The manner in which the authors discussed various Bible translations is arguably another fault that stands out prominently in this book. Their assessment of the translations seems to reject the NASB translation. They fault the manner in which (New American Standard Bible (NASB) translates from Greek and Hebrew. According to the authors, the resultant type of English is one that is “never written or spoken that way” and is often ambiguous. They advocate for Today’s New International Version (TNIV) which they refer to “as good a translation as you will get”. The authors argue that an individual who “regularly reads only NASB/NASU” may be “committed to an interpretation of the text” that may not have been the intention of Paul. Such comments are narrow and dubious; they seem to promote certain translations over others as further expressed in the statement that “TNIV reflects the best exegetical option.”
The goal for which How to Read the Bible for All Its Worth was published has considerably been achieved. Throughout the book, the authors emphasize the importance of holistic reading of biblical passages in order to understand the overall content of the Scripture. The authors skillfully equip the reader with the necessary knowledge to understand the original meaning of Scripture and guidelines on how to apply them in this modern world. Essentially, this book would be useful for believers who can include it in their library of books on biblical interpretation. The authors’ contribution to hermeneutics makes this book significant to Christians as it safeguards them from unwarranted applications that normally arise from hijacking passages in the Bible. The extensive treatment of all genres of the Scripture, as provided for by the authors, is indeed beneficial to all believers, both laymen and seasoned theologians. Accessibility and conversational tone used in the book How to Read the Bible for All Its Worth makes it an attractive resource to various readers. Arguably, the book is adequate for lay believers but can be considered as a supplement to more voluminous expositions for seasoned theologians.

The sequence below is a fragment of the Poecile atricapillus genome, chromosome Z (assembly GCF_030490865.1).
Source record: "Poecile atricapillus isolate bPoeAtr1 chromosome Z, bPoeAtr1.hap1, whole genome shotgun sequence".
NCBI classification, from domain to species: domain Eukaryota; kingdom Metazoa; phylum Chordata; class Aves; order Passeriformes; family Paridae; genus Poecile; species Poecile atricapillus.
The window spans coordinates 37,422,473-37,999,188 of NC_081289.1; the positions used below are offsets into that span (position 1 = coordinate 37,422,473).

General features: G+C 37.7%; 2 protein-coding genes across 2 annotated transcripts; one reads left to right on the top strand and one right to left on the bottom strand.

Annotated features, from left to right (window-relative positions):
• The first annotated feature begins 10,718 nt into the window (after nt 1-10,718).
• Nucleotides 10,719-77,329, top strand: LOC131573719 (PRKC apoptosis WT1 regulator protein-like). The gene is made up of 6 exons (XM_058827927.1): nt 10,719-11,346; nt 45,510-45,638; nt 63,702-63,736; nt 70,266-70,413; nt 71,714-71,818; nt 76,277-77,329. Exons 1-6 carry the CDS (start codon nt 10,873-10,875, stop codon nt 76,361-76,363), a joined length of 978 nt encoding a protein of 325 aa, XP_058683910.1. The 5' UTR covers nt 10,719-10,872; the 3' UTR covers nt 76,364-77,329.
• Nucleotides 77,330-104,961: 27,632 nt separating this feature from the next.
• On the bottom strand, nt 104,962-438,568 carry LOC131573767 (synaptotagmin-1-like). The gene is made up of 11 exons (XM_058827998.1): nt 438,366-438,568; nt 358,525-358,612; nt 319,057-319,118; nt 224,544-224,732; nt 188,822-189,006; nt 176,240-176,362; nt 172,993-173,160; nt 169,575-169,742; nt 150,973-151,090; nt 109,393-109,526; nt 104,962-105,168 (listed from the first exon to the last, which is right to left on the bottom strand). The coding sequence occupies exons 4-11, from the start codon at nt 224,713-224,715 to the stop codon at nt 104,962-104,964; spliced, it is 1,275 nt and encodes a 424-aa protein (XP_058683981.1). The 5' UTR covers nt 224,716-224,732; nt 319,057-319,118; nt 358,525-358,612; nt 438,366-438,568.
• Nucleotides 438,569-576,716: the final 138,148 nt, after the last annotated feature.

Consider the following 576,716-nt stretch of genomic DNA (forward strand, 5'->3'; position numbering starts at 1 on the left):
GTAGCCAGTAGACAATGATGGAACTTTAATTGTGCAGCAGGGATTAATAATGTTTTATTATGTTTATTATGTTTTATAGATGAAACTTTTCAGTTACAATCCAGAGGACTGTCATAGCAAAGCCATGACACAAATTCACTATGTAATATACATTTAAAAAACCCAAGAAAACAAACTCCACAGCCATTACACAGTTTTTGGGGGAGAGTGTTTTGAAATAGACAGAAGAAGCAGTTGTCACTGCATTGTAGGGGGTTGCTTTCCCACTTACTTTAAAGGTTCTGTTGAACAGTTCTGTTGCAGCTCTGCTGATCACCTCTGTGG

Fee, Gordon, and Douglas Stuart. How to Read the Bible for All Its Worth. 3rd ed. Grand Rapids: Zondervan, 2003.